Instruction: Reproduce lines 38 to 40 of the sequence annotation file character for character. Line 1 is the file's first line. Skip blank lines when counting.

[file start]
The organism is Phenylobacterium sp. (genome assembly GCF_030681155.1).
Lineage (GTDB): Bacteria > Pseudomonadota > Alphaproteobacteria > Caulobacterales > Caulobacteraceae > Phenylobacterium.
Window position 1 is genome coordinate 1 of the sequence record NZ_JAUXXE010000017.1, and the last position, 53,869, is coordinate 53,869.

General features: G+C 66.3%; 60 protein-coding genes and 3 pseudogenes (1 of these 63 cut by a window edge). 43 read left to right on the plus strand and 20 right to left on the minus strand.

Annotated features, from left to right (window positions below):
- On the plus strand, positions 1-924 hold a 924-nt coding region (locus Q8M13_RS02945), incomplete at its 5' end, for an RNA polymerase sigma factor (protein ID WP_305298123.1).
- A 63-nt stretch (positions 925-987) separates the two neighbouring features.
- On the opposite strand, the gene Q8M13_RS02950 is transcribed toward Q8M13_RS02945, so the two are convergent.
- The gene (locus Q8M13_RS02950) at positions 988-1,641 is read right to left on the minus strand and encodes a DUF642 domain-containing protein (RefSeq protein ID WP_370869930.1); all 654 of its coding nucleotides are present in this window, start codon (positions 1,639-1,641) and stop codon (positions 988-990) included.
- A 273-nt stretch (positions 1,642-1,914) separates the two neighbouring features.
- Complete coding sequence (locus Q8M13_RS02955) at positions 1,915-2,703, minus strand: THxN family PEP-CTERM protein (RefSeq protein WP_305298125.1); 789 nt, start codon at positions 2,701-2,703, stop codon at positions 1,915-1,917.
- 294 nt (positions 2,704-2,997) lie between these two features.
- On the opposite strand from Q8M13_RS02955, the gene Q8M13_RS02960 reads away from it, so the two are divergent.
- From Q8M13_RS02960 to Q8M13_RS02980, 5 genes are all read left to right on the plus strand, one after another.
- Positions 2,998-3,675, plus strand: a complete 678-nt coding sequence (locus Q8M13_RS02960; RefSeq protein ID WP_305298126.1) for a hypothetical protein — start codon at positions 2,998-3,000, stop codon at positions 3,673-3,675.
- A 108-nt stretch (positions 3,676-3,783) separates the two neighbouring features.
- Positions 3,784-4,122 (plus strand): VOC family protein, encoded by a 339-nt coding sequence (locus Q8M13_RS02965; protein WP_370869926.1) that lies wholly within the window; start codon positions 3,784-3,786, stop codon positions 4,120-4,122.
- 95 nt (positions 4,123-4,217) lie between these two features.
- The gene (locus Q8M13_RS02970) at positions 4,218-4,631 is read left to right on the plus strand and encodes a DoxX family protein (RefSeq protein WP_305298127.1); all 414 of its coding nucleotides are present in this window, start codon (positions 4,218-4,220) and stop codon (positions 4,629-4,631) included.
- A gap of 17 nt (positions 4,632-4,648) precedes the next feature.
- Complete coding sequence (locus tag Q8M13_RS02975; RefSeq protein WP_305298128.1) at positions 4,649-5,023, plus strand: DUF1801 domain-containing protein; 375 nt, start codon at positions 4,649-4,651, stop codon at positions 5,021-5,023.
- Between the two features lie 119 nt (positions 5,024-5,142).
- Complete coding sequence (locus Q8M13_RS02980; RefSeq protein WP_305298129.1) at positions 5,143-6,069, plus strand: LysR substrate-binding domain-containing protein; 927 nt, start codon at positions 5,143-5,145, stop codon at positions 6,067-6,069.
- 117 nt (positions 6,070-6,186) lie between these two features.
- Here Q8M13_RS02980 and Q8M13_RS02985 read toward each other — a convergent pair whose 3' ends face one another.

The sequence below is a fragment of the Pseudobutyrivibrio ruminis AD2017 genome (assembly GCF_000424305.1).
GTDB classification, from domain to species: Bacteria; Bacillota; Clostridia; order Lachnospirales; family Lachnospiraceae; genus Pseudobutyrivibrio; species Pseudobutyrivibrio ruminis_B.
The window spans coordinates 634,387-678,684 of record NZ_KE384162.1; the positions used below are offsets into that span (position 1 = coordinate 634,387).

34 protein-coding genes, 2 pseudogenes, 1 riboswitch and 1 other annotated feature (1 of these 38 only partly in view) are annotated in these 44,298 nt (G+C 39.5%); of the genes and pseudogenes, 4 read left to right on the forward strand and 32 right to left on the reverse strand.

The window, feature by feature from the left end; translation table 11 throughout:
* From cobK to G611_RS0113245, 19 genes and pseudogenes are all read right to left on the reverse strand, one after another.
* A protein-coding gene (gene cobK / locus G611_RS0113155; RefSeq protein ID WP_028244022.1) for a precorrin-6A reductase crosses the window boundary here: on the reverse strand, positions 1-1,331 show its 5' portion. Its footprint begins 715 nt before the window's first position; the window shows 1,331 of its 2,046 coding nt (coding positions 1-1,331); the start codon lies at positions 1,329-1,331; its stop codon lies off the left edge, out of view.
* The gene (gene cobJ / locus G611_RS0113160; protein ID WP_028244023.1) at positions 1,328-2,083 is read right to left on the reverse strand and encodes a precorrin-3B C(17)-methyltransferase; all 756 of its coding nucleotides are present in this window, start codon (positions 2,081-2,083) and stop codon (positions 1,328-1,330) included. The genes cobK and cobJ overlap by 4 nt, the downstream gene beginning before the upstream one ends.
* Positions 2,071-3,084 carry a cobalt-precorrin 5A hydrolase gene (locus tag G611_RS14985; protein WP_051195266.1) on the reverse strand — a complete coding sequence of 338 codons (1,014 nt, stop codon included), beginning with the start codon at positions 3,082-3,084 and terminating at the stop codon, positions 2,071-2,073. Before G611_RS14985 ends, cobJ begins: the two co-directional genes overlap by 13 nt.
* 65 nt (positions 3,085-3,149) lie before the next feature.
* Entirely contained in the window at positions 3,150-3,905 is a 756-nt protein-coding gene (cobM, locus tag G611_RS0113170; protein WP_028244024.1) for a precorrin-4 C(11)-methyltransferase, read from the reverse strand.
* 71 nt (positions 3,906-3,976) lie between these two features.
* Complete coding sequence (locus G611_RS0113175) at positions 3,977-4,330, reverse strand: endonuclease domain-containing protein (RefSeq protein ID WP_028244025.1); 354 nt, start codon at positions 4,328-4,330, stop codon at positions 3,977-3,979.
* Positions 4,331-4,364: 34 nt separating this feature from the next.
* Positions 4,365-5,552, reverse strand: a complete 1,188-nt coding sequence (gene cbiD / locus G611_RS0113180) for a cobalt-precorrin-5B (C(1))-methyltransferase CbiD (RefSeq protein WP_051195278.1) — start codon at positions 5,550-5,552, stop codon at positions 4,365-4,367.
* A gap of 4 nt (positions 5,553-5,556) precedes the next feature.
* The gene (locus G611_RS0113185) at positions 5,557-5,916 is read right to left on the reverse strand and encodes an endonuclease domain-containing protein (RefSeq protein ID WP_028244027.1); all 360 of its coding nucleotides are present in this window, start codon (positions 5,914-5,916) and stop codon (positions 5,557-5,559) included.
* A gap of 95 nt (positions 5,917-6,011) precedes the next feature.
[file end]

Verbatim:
* Complete coding sequence (locus G611_RS0113175) at positions 3,977-4,330, reverse strand: endonuclease domain-containing protein (RefSeq protein ID WP_028244025.1); 354 nt, start codon at positions 4,328-4,330, stop codon at positions 3,977-3,979.
* Positions 4,331-4,364: 34 nt separating this feature from the next.
* Positions 4,365-5,552, reverse strand: a complete 1,188-nt coding sequence (gene cbiD / locus G611_RS0113180) for a cobalt-precorrin-5B (C(1))-methyltransferase CbiD (RefSeq protein WP_051195278.1) — start codon at positions 5,550-5,552, stop codon at positions 4,365-4,367.